Marketed as a “Netflix for the underground”, the free streaming site will explore performance, identity, youth culture and anti-establishment
Boiler Room has launched 4:3, a new streaming platform for a wide range of music documentaries, feature length films and archival footage. The platform is curated by guests Elijah Wood, Ryuichi Sakamoto, Peaches and Jenn Nkiru, and is free to use, although you do need to register.
So far 4:3’s uploaded content covers topics ranging from New York’s Paradise Garage club and UKG to grime and Industrial, including contributions from or about Sun Ra, Sudan Archives, Jeff Mills, Vince Staples, Blood Orange, David Mancuso, Ron Hardy, and many more. There is also a section dedicated to the works of documentary film maker Robert Mugge.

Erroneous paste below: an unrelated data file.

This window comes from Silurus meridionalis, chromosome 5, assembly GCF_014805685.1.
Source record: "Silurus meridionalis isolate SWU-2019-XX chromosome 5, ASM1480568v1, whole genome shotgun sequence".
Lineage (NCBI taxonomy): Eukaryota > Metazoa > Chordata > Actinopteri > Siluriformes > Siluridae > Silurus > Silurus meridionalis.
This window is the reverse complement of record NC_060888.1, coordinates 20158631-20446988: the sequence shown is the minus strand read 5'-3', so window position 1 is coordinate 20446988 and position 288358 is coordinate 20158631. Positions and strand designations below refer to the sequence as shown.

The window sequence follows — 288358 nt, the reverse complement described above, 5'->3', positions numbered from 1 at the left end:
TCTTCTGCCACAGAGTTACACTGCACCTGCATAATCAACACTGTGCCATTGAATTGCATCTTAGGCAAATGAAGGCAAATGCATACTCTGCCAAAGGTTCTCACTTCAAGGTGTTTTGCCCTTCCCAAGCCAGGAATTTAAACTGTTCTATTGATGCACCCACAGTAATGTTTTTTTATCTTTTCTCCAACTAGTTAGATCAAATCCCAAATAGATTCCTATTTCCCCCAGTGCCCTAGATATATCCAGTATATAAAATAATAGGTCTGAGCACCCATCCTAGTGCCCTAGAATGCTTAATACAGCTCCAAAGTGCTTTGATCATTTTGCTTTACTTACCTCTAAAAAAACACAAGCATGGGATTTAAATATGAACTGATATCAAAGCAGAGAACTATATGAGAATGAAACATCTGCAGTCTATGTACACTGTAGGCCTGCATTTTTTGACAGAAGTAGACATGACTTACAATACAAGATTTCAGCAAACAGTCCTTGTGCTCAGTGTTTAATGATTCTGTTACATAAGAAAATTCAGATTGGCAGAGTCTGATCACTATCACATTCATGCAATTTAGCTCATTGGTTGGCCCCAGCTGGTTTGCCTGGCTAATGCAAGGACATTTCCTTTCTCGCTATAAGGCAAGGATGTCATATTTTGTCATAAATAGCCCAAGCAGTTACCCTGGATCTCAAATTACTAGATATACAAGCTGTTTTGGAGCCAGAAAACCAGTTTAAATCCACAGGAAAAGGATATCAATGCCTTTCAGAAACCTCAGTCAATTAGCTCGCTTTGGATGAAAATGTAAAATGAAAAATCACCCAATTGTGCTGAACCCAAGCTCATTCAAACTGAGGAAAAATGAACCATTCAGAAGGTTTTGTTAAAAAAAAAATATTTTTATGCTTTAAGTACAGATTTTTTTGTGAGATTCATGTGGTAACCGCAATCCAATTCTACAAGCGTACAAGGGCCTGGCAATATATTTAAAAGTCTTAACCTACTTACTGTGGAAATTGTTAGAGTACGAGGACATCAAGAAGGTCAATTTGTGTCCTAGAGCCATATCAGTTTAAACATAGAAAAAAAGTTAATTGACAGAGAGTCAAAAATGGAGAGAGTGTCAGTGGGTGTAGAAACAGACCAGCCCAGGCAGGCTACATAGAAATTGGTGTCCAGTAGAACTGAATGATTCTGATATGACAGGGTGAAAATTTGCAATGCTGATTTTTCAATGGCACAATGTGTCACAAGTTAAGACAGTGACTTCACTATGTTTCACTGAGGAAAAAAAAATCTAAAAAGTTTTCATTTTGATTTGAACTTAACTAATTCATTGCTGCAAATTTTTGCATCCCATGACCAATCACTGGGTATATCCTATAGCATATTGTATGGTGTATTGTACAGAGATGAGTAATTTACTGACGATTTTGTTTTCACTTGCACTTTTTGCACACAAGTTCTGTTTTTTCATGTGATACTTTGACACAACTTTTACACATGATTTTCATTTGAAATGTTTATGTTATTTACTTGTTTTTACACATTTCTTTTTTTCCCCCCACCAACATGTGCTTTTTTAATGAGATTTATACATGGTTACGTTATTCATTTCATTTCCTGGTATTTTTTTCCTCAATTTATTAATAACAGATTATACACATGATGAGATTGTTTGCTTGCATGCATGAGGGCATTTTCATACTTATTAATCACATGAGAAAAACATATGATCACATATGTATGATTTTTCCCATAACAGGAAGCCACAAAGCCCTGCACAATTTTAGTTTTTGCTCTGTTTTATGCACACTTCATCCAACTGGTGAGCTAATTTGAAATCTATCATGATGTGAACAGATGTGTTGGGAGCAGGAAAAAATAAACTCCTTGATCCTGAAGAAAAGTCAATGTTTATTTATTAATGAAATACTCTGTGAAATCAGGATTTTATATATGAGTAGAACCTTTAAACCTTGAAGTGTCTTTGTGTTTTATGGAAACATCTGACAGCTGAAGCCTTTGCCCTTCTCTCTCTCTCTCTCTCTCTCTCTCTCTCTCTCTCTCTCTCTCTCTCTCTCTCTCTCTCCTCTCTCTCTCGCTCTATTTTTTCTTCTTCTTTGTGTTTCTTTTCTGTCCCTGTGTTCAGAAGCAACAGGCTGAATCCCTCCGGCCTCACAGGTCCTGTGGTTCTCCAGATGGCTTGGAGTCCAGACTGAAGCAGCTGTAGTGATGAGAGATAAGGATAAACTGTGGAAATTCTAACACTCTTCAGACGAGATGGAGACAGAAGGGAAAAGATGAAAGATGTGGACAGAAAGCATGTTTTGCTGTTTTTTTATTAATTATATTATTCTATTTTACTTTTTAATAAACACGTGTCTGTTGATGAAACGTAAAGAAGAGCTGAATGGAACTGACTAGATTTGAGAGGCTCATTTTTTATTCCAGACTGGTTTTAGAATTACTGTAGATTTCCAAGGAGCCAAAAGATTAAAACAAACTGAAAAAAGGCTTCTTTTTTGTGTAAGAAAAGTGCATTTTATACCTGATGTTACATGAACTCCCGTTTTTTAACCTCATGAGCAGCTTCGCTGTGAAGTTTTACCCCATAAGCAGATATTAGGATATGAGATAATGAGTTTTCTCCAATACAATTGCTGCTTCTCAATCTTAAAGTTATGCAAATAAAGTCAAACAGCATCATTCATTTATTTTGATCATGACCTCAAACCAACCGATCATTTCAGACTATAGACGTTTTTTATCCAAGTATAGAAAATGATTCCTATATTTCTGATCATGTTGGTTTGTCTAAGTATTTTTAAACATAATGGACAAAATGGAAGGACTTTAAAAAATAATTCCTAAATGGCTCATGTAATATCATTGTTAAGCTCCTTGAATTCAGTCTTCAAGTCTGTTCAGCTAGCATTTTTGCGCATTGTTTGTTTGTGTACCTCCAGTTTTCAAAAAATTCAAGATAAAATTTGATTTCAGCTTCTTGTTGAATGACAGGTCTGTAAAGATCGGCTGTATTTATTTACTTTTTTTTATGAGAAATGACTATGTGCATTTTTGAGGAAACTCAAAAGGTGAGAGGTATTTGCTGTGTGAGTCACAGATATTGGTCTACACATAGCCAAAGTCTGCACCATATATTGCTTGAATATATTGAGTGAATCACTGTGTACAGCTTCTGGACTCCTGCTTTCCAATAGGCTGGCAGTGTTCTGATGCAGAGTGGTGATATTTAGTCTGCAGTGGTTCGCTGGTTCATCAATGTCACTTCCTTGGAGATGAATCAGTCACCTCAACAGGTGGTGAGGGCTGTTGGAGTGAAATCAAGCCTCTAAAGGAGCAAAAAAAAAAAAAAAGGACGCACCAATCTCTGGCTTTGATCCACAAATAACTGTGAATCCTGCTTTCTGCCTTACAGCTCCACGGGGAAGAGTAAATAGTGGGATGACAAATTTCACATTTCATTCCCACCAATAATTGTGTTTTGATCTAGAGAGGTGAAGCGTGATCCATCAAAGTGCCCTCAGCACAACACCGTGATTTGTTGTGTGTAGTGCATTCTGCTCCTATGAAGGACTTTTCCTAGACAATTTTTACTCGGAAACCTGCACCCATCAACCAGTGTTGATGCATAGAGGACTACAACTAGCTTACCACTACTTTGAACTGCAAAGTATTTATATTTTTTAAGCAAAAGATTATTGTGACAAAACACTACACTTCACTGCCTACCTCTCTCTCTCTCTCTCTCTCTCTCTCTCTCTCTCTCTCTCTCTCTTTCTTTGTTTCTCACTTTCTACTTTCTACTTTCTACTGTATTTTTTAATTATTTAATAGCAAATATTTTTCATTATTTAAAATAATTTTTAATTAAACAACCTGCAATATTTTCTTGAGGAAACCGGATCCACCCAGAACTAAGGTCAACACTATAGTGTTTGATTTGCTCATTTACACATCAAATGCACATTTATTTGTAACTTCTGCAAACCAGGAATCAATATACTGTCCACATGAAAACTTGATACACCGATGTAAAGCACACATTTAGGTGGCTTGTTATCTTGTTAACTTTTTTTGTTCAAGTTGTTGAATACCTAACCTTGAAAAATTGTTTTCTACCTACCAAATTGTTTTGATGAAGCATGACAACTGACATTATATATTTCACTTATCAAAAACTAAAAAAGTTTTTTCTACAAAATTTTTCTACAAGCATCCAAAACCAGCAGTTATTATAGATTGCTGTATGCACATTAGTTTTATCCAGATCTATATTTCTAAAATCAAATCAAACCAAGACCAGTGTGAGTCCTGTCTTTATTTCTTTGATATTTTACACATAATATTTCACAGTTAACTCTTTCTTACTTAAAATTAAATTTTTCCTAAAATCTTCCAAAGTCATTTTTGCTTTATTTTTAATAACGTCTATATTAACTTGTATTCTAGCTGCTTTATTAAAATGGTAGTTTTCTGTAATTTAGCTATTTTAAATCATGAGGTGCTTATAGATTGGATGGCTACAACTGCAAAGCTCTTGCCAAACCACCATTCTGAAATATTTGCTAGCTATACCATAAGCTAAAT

“Holding a mirror up to internet culture, 4:3 omnivorously pulls anything from a feature film to a music video to found footage to a meme,” says its Creative Director Amar Ediriwira. “The platforms seeks to challenge notions of ‘high’ and ‘low’ art, all the while expanding the ways we experience moving image and sound.”
In the meantime, 4:3’s first release of original content explores the history and the present state of queer dance music culture in Manchester. Produced by Anaïs Brémond and directed by Stephen Isaac Wilson, it’s called Fleshback: Queer Raving In Manchester's Twilight Zone and it marks the 30th anniversary of the homophobic Section 28 legislation introduced by Thatcher's government to prohibit the promotion of homosexuality in schools.
You can watch chapter one of the documentary below or register to view it on 4:3.